Planck Result Perspective

Simon White Director of Max Planck Institut für Astrophysik giving today’s Physics Colloquium at ACP on the Planck Results

Likely to be interesting, hence the semi-liveblog.

Starts with description of the collaboration and historical perspective; Penzias and Wilson, COBE and WMAP

Cute ESA video showing Planck science

Even better ESA video explaining stuff

Very good description of baryon acoustic oscillations and polarization.
Quick glimpse of stacked and normalized Planck measurements of tangential/radial polarization of cold/hot spots at ~ 1 degree scales.

Nice animation blinking weak lensed vs unlensed CMB


click to embiggen

Very nice lensing mass map from ~ first year of data.

Good summary of Sunyaev-Zeldovich effect.

And here come the cosmological parameters

Same as this spring: tilted spectrum suggesting inflation; flat universe; 3 neutrino species, total mass under 0.23 eV; W = -1 +/- 0.2

Everything looks gaussian, slightly less dark energy than pre-Planck estimates, H0 still on the low side…

Þór is disturbed

Thunder in the Aspens

Thunder in the Aspens

Long discussion of correlation in the CMB with mass maps
nice signature of dark matter and that baryons are tracing dark matter distribution #ButWhyDoWeNeverTalkABoutBiasAnymore ;-)

I ask about the H0 – HST key project/NGC4258 find it around 72 and Planck around 67
– word that the maser distances are coming down, big project to measure other extragalactic megamasers undwerway with prelim results pre-planck

NGC 4258 must have significant peculiar velocity relative to local flow (is my personal explanation – ought to be testable looking at surrounding attractors)

– 2.4% normalization offset between Planck and WMAP
source not yet understood, looks like some absolute calibration issue
looks worst at ~ 200 GHz

SPT data more consistent with Planck normalization

And now the anomalous spots… 2.5σ anomalies
maybe just function of looking for too many different anomalies… or cosmic variance… or…

Comments

  1. #1 Caryl
    July 18, 2013

    Will there be video (or at least the slides) of the talk posted at some point? Thanks for liveblogging!

  2. #2 Steinn Sigurðsson
    July 18, 2013

    ACP colloquia are not video’d – only the public lectures.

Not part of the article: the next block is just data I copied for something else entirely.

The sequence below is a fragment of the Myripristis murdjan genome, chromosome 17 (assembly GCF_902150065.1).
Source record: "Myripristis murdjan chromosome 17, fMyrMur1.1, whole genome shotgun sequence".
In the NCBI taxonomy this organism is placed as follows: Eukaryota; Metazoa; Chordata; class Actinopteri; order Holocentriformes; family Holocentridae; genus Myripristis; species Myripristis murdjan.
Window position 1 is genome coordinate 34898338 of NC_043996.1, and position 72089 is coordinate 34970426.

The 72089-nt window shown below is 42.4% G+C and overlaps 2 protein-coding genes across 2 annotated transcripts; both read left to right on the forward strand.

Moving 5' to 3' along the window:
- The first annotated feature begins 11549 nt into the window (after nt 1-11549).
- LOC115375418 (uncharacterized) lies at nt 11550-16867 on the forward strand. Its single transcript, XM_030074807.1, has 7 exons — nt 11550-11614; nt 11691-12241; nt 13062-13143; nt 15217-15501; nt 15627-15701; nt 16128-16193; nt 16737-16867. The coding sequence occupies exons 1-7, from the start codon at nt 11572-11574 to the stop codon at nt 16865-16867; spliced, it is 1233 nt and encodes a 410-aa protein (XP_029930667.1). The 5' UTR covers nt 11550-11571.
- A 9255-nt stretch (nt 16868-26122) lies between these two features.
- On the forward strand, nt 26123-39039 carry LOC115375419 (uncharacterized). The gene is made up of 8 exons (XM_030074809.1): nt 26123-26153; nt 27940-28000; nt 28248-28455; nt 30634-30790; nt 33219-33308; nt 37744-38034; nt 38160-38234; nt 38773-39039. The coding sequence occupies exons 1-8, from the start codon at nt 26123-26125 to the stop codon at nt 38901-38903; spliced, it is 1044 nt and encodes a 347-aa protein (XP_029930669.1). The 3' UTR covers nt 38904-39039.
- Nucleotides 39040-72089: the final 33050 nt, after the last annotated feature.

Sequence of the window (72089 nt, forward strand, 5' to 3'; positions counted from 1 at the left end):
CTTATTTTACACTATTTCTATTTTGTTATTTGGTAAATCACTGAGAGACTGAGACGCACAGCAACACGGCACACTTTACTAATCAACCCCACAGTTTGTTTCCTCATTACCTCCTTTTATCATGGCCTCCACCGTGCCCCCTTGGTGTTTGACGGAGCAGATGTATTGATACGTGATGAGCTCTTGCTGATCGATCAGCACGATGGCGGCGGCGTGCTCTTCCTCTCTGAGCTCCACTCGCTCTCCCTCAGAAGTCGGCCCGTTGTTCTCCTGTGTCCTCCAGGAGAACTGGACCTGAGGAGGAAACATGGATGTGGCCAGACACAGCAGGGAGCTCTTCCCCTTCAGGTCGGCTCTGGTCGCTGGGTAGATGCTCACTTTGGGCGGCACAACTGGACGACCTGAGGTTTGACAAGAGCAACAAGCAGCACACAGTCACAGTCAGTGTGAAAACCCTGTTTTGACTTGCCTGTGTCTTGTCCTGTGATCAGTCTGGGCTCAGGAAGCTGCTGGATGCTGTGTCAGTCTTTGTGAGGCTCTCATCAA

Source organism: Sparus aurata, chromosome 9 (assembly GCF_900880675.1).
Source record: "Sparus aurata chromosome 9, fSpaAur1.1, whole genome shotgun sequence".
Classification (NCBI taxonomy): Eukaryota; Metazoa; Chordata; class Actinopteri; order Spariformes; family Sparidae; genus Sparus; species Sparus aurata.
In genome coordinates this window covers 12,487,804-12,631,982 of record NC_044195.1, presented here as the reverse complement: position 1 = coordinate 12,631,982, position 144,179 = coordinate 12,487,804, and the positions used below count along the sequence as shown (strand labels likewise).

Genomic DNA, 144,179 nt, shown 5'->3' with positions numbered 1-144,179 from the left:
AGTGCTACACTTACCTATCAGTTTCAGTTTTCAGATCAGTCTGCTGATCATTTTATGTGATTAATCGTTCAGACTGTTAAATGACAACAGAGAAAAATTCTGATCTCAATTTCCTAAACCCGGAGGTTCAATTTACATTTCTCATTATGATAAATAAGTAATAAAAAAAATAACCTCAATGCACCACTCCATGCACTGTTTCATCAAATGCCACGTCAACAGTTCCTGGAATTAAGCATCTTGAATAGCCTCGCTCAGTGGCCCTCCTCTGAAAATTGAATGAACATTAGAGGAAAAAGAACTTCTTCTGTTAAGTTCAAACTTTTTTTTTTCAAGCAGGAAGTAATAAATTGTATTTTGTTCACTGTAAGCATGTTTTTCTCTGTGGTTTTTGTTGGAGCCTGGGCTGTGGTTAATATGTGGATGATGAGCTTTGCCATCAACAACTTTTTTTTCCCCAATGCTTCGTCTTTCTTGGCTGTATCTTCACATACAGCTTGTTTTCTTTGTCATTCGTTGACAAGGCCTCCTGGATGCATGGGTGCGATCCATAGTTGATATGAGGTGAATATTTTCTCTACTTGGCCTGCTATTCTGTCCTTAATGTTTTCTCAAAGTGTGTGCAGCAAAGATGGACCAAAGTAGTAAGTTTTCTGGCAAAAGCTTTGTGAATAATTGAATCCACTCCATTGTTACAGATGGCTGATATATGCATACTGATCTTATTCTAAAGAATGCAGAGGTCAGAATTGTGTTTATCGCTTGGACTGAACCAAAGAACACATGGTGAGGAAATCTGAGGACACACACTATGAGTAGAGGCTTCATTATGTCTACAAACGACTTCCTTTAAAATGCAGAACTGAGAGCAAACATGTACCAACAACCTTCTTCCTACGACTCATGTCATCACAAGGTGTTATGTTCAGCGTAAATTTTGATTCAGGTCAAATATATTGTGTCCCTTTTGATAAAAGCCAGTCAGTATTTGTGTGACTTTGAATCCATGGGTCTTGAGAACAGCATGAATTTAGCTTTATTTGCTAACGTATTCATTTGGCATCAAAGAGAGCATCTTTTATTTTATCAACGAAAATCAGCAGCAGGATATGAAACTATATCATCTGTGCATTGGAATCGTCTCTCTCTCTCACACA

Don’t have the resources to do the colloquia.

    I’ll ask about the slides

  3. #3 Caryl
    July 18, 2013

    Thanks! I just found a megamaser H_0 paper (Reid et al. 2013, ApJ, 767, 154) which used UGC 3789 and finds H_0 = 68.9 +/- 7.1.

  4. #4 disstanceladder
    July 24, 2013

    Why does local flow matters? NGC4258 is used to calibrate Cepheid P/L relation with maser distance. Neither is affected by the peculiar velocity of the galaxy.

  5. #5 distanceladder
    July 24, 2013

    Amazing. My post of valid scientific criticism is deleted within 1 min.

    Just admit it: you made a mistake in your post.

    Hubble constant is determined from Cepheids or SNe Ia in a number of galaxies. NGC 4258 is used as anchor point to calibrate Cepheid P/L relation with maser. Its peculiar velocity has no impact of the derived Hubble constant (from standard candles in other galaxies). Read Riess or Macri’s papers.

  6. #6 Steinn Sigurðsson
    July 24, 2013

    Dear DistanceLadder
    I did not delete your comment, they are auto-moderated by scienceblogs – I was on travel and and only just now logged in to check the comments held back.
    Comment spam has overwhelmed all legitimate comments on the main blogs and has mostly destroyed blog discourse.

    NGC 4258 is indeed used to cross-calibrate Cepheid P/L scale; it is in fact the case that the direct parallax distance is not used to tie down the distance scale through Hubble’s Law because the peculiar velocity may be too large (cf Humphrey’s et al 2013), and the new megamasers are coming up with somewhat smaller H0.

    The question is how to reconcile the original NGC 4258 measurements since the formal errors are borderline significantly different from the new measurements.

    It is not a big problem, but a niggling one and it would be good to understand the source of it – the Planck and WMAP cosmologies are just different enough that it may matter for astrophysical reasons.

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